Akram Khan, who choreographed the Olympics Opening Ceremony, dips into Tate Modern's Turbine Hall and Tanks
If I have any time off, I go to Tate Modern with my wife. I love the Turbine Hall and in July I discovered the Tate Tanks. BBC News asked me to review Anne Teresa De Keersmaeker's performance there of a very old piece called Fase: Four Movements to the Music of Steve Reich, originally created in 1982. It's a duet, and it really worked.
In the Tanks, I could smell the history of the place. Tate Modern is a former power station and the Tanks used to be filled with oil. In fact, there is one smaller tank where the smell is still so strong, it's almost unbearable. Tate Tanks is a huge space which feels epic and intimate at the same time because the walls are circular. I have always liked things that are circular, especially rooms, because there is a sense of feeling trapped.
While I was watching the duet, I realised that the piece was made somewhere else, and then planted inside the Tanks. I thought it would be fascinating to create a piece in relation and in response to the architecture. What's fascinating about the space is that it demands attention.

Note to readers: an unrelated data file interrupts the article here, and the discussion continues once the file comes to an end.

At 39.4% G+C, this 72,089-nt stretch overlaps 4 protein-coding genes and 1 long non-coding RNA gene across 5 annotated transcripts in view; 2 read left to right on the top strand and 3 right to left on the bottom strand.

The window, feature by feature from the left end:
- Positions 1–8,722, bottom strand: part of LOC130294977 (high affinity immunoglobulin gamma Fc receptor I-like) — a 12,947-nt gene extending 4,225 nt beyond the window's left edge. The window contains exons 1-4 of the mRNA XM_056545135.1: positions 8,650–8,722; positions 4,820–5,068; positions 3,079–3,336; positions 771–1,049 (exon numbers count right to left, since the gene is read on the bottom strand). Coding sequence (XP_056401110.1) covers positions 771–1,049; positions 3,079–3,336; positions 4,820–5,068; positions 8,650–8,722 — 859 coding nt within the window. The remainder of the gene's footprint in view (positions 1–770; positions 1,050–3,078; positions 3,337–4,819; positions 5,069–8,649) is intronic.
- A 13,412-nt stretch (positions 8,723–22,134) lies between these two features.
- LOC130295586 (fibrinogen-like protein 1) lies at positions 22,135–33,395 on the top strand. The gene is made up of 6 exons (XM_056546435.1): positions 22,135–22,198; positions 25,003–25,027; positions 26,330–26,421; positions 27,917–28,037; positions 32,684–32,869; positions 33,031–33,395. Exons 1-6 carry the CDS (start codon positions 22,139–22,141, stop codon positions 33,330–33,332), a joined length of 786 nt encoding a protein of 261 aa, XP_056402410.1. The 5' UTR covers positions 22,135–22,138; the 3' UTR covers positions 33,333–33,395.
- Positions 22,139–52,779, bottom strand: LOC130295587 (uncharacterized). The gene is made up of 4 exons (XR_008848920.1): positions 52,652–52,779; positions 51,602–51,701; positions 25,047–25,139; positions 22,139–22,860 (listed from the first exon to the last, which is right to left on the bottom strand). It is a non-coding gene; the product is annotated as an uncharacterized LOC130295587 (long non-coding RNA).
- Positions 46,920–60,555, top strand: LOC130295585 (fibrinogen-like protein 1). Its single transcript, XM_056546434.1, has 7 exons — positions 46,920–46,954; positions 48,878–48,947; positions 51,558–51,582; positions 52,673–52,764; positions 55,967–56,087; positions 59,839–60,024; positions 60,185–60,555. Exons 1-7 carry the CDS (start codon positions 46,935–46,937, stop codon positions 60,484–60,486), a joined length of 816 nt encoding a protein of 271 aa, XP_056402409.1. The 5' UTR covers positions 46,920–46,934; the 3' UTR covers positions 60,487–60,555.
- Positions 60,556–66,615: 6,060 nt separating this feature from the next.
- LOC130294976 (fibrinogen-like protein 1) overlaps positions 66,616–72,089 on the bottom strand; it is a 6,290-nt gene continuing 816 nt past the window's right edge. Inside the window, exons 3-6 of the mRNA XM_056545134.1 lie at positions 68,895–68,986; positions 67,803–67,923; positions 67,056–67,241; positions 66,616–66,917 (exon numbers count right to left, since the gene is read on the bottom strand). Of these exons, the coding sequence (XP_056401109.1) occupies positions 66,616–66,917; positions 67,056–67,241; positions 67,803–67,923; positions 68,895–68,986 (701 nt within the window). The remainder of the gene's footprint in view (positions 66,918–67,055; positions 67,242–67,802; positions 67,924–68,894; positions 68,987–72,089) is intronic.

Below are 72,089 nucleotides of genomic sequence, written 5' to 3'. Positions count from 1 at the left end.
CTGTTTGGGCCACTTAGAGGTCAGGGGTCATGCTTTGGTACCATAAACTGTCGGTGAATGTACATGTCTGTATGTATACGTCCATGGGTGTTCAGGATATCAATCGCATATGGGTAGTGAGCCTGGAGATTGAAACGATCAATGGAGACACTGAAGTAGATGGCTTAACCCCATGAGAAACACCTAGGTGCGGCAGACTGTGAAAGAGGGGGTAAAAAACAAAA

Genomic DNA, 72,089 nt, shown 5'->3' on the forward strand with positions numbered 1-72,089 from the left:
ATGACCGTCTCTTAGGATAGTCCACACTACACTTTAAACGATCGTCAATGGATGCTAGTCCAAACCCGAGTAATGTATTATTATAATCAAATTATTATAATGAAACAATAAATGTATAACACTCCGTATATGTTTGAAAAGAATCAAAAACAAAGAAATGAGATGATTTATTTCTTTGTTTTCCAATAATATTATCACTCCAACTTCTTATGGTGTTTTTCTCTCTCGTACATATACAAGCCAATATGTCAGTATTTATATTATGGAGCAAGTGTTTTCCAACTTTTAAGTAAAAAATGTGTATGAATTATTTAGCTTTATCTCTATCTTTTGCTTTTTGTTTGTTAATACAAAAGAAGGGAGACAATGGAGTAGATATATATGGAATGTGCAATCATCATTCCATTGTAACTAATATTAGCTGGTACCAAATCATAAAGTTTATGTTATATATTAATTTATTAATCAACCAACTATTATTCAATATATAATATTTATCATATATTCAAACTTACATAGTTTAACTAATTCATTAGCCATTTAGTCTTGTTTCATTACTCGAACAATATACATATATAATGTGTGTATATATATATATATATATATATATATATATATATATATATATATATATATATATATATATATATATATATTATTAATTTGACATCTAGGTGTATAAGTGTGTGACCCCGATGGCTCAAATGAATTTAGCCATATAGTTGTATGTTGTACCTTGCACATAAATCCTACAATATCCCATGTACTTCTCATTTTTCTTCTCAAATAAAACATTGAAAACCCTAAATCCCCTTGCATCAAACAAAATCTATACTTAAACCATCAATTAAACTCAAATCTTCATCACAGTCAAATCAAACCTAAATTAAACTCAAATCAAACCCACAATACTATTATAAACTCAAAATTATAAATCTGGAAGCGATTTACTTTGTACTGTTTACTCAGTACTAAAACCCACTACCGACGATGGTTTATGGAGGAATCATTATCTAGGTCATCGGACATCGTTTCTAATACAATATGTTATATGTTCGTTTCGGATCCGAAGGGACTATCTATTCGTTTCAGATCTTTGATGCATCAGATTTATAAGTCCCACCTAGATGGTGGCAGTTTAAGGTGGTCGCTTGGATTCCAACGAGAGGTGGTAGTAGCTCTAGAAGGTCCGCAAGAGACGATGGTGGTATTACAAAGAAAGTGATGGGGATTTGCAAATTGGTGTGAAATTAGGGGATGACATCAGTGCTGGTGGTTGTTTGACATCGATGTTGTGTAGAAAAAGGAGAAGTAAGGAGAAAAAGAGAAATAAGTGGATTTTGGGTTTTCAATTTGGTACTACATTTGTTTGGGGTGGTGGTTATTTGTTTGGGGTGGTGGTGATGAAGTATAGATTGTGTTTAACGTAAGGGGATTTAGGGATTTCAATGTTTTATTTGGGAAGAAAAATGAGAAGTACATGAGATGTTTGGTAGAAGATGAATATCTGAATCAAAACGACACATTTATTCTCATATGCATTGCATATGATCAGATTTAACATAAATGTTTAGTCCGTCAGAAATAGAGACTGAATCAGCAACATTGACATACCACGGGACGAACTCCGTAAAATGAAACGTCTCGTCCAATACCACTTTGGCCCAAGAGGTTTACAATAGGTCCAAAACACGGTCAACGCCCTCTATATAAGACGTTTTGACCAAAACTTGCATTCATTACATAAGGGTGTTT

I am not interested in the conceptualisation of art, I am interested in the physical approach to art – that's why I like Anish Kapoor so much, that's why I like Antony Gormley. For me, they are the giants, because their work reflects a physical kind of intelligence which is the way I approach my work. I love the concept of scale and I love the stuff that goes in the Turbine Hall. I loved Kapoor's trumpet (Marsyas), Ai Weiwei's Sunflower Seeds and I thought Olafur Eliasson's sunrise (The Weather Project) was absolutely ingenious.
I went to see the crack (Doris Salcedo's Shibboleth) with Darvish Fakhr, a friend who was commissioned to paint me for the National Portrait Gallery. He likes to skateboard and we dared each other to skate close to the crack all the way down the Hall. Of course you are not allowed to do that. So we waited until the security guard was at the far end of the hall and then my friend went for it. I didn't dare! Darvish skated all the way down and of course the security guard was waiting for him and chased him all the way back up to the entrance and then we both ran out. I was hoping that the Director of Tate Modern, whom I know, wouldn't see us on camera...
Exactly 100 years since its first performance took Paris by storm, Stravinsky's masterpiece The Rite of Spring will be celebrated at Sadler's Wells with a radical reinterpretation by Akram Khan from 28 May – 1 June. www.sadlerswells.com